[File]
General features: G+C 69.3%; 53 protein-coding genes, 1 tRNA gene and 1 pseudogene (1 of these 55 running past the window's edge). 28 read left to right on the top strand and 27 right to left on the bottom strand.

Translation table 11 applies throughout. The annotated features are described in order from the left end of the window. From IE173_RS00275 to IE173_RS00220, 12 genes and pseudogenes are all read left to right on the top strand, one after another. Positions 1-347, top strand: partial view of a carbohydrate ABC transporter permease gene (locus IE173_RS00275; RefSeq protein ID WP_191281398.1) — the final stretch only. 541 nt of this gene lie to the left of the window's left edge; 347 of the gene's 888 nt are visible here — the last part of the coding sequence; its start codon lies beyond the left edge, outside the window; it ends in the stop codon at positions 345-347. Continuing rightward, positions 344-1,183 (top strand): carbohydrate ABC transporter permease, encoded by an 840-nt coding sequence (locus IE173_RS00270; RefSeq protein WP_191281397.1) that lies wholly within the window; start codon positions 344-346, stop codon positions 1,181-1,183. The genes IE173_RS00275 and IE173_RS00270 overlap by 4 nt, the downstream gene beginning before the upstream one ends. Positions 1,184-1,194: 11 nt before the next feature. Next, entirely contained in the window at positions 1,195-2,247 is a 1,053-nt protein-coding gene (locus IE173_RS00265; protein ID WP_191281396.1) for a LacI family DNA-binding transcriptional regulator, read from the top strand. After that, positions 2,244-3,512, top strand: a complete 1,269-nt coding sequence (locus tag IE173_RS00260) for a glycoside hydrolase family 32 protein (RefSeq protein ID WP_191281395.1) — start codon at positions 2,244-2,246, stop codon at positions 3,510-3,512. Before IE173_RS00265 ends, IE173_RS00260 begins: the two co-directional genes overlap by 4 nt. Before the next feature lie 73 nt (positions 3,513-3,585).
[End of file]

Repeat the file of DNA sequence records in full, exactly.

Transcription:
General features: G+C 69.3%; 53 protein-coding genes, 1 tRNA gene and 1 pseudogene (1 of these 55 running past the window's edge). 28 read left to right on the top strand and 27 right to left on the bottom strand.

Translation table 11 applies throughout. The annotated features are described in order from the left end of the window. From IE173_RS00275 to IE173_RS00220, 12 genes and pseudogenes are all read left to right on the top strand, one after another. Positions 1-347, top strand: partial view of a carbohydrate ABC transporter permease gene (locus IE173_RS00275; RefSeq protein ID WP_191281398.1) — the final stretch only. 541 nt of this gene lie to the left of the window's left edge; 347 of the gene's 888 nt are visible here — the last part of the coding sequence; its start codon lies beyond the left edge, outside the window; it ends in the stop codon at positions 345-347. Continuing rightward, positions 344-1,183 (top strand): carbohydrate ABC transporter permease, encoded by an 840-nt coding sequence (locus IE173_RS00270; RefSeq protein WP_191281397.1) that lies wholly within the window; start codon positions 344-346, stop codon positions 1,181-1,183. The genes IE173_RS00275 and IE173_RS00270 overlap by 4 nt, the downstream gene beginning before the upstream one ends. Positions 1,184-1,194: 11 nt before the next feature. Next, entirely contained in the window at positions 1,195-2,247 is a 1,053-nt protein-coding gene (locus IE173_RS00265; protein ID WP_191281396.1) for a LacI family DNA-binding transcriptional regulator, read from the top strand. After that, positions 2,244-3,512, top strand: a complete 1,269-nt coding sequence (locus tag IE173_RS00260) for a glycoside hydrolase family 32 protein (RefSeq protein ID WP_191281395.1) — start codon at positions 2,244-2,246, stop codon at positions 3,510-3,512. Before IE173_RS00265 ends, IE173_RS00260 begins: the two co-directional genes overlap by 4 nt. Before the next feature lie 73 nt (positions 3,513-3,585).